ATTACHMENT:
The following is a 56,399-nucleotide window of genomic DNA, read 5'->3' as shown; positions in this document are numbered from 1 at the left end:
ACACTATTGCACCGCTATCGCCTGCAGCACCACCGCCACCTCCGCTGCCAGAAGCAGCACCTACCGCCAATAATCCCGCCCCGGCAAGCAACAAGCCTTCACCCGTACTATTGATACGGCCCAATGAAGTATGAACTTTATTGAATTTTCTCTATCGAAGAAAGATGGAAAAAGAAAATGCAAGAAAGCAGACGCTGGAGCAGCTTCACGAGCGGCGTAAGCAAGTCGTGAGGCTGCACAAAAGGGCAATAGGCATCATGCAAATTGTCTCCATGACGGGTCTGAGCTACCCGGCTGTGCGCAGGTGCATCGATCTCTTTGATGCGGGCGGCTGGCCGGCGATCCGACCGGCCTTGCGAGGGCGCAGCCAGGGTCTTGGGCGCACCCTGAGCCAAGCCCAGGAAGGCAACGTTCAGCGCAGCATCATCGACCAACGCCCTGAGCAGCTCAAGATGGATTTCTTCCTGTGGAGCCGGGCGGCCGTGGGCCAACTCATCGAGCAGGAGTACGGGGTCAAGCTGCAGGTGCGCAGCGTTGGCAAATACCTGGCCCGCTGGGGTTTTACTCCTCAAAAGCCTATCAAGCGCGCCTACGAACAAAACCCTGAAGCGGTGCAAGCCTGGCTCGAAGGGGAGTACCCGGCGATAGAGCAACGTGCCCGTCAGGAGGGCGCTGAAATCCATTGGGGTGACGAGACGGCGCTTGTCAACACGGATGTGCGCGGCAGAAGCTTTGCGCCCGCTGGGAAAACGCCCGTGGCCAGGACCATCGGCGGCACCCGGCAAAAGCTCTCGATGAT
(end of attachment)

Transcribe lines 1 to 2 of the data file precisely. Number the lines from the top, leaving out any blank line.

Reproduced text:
The following is a 56,399-nucleotide window of genomic DNA, read 5'->3' as shown; positions in this document are numbered from 1 at the left end:
ACACTATTGCACCGCTATCGCCTGCAGCACCACCGCCACCTCCGCTGCCAGAAGCAGCACCTACCGCCAATAATCCCGCCCCGGCAAGCAACAAGCCTTCACCCGTACTATTGATACGGCCCAATGAAGTATGAACTTTATTGAATTTTCTCTATCGAAGAAAGATGGAAAAAGAAAATGCAAGAAAGCAGACGCTGGAGCAGCTTCACGAGCGGCGTAAGCAAGTCGTGAGGCTGCACAAAAGGGCAATAGGCATCATGCAAATTGTCTCCATGACGGGTCTGAGCTACCCGGCTGTGCGCAGGTGCATCGATCTCTTTGATGCGGGCGGCTGGCCGGCGATCCGACCGGCCTTGCGAGGGCGCAGCCAGGGTCTTGGGCGCACCCTGAGCCAAGCCCAGGAAGGCAACGTTCAGCGCAGCATCATCGACCAACGCCCTGAGCAGCTCAAGATGGATTTCTTCCTGTGGAGCCGGGCGGCCGTGGGCCAACTCATCGAGCAGGAGTACGGGGTCAAGCTGCAGGTGCGCAGCGTTGGCAAATACCTGGCCCGCTGGGGTTTTACTCCTCAAAAGCCTATCAAGCGCGCCTACGAACAAAACCCTGAAGCGGTGCAAGCCTGGCTCGAAGGGGAGTACCCGGCGATAGAGCAACGTGCCCGTCAGGAGGGCGCTGAAATCCATTGGGGTGACGAGACGGCGCTTGTCAACACGGATGTGCGCGGCAGAAGCTTTGCGCCCGCTGGGAAAACGCCCGTGGCCAGGACCATCGGCGGCACCCGGCAAAAGCTCTCGATGAT